Weight distribution is critical, and it is a bit of a fine balance, much like doing a track stand. I find that it is easiest to do this by staying seated and crouching towards the front of the bike. Standing on the pedals will tend to put your weight too far forward and make it difficult to achieve smooth power transfer to the wheels.
Smooth Power Transfer is another important aspect. Remember that your rear wheel only has a small amount of friction keeping it from slipping. What you are trying to do is keep the pressure on the pedals strong enough to keep you going up the hill, but not so strong as to make the wheel spin. Things that can help with this are:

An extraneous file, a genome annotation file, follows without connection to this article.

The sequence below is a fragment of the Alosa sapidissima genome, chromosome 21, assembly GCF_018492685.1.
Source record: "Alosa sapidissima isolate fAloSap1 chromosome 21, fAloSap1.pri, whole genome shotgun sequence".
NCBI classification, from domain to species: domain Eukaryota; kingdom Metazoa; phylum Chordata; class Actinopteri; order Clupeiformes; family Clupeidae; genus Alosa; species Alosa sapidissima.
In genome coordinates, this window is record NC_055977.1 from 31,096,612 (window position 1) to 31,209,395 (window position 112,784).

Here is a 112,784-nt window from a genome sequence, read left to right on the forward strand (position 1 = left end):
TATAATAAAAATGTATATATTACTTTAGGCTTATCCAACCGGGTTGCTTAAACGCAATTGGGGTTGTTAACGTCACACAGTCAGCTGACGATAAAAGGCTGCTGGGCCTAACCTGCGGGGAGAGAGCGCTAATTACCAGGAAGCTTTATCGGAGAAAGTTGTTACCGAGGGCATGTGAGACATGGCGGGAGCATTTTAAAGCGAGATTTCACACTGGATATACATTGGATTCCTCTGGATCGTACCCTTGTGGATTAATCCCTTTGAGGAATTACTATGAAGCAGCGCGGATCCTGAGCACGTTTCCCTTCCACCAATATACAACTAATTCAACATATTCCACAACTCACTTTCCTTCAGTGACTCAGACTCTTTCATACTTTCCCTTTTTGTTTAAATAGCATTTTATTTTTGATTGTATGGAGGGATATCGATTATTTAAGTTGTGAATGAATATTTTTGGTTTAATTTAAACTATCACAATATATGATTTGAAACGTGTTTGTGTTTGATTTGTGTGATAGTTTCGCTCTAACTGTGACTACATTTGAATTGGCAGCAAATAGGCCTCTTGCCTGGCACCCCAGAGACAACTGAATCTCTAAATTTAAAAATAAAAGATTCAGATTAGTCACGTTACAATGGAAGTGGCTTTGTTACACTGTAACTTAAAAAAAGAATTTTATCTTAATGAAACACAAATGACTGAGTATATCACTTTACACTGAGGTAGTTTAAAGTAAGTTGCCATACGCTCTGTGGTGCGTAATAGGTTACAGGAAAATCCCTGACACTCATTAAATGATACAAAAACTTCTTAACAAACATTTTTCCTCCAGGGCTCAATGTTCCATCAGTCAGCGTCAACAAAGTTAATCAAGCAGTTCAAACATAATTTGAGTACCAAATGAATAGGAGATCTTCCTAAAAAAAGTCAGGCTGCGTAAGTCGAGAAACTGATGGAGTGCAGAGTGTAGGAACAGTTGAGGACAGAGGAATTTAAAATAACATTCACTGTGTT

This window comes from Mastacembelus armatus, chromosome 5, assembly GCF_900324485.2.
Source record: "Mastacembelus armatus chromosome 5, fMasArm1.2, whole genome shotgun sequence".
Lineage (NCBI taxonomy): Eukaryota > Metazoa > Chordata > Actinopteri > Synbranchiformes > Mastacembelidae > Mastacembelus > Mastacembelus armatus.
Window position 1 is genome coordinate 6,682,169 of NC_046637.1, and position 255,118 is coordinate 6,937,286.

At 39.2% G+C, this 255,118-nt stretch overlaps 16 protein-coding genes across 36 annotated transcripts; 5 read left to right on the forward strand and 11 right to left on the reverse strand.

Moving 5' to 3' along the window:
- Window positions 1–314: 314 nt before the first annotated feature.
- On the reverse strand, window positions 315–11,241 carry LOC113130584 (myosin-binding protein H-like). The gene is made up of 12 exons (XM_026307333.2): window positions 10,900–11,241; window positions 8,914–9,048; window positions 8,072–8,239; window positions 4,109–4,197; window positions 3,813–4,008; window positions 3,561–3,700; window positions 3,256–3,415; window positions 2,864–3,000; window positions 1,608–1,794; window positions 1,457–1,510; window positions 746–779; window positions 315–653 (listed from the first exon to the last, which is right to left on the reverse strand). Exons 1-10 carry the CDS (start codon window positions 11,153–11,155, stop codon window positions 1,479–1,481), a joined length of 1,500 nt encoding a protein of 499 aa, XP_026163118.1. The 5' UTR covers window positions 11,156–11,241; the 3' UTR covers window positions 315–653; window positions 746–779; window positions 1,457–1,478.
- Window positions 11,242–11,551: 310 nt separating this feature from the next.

- Staying in a seated position
- Concentrating on pedalling in smooth circles, rather than a in separate pushes from each foot
- Using as high a gear as you can manage while still maintaining a reasonable cadence. If you are using your lowest granny gear, it is much easier for your legs to overpower the friction between the tyre and the ground.
Balance, working on your low speed balance by practicing track stands and the like will mean that you are less likely to need to put a foot down, and more likely to be able to recover from a brief "halt" in your progress.